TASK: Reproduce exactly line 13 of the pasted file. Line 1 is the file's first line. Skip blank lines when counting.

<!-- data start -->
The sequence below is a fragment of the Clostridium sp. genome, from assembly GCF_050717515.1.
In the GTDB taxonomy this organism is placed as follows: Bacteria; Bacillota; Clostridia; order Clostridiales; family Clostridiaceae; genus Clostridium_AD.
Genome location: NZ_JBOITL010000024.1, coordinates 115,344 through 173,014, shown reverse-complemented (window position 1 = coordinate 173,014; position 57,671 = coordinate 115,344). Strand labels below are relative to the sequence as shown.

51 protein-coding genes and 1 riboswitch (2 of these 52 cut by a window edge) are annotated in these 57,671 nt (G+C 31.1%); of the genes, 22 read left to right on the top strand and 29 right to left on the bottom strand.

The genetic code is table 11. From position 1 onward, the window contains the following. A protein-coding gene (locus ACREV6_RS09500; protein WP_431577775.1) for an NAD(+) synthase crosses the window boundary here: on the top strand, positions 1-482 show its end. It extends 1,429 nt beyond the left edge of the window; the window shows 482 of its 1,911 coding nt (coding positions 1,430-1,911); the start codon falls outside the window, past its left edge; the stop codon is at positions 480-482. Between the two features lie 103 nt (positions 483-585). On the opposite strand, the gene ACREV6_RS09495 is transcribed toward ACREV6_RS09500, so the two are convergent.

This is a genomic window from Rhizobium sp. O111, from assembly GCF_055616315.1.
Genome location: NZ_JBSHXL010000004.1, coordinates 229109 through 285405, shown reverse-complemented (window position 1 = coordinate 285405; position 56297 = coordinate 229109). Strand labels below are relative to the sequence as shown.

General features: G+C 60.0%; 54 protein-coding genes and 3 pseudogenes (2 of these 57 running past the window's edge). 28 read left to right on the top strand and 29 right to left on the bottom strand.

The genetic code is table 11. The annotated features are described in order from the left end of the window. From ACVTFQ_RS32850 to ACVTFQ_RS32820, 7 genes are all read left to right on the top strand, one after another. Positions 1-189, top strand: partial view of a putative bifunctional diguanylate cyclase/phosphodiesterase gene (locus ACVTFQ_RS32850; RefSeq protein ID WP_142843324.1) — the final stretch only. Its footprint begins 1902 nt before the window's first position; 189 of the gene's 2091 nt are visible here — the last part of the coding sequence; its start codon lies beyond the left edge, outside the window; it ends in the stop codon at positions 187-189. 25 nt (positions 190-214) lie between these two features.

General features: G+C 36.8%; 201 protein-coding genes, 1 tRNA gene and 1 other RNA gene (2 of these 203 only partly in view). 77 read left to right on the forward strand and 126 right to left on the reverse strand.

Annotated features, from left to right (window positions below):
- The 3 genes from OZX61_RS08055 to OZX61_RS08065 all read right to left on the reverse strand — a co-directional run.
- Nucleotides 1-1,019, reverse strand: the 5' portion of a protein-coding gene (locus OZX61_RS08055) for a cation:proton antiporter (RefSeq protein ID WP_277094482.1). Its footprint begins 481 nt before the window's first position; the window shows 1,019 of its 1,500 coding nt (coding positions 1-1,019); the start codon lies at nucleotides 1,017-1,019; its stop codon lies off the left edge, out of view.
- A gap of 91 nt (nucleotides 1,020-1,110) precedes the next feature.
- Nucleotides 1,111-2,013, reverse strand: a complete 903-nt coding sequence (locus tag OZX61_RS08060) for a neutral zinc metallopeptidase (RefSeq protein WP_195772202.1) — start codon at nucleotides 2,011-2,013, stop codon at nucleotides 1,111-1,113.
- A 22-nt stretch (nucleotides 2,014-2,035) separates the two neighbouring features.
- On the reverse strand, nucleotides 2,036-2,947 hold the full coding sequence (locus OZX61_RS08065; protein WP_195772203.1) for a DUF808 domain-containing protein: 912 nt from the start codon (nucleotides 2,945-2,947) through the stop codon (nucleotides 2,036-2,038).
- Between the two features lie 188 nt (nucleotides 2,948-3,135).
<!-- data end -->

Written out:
- Nucleotides 1-1,019, reverse strand: the 5' portion of a protein-coding gene (locus OZX61_RS08055) for a cation:proton antiporter (RefSeq protein ID WP_277094482.1). Its footprint begins 481 nt before the window's first position; the window shows 1,019 of its 1,500 coding nt (coding positions 1-1,019); the start codon lies at nucleotides 1,017-1,019; its stop codon lies off the left edge, out of view.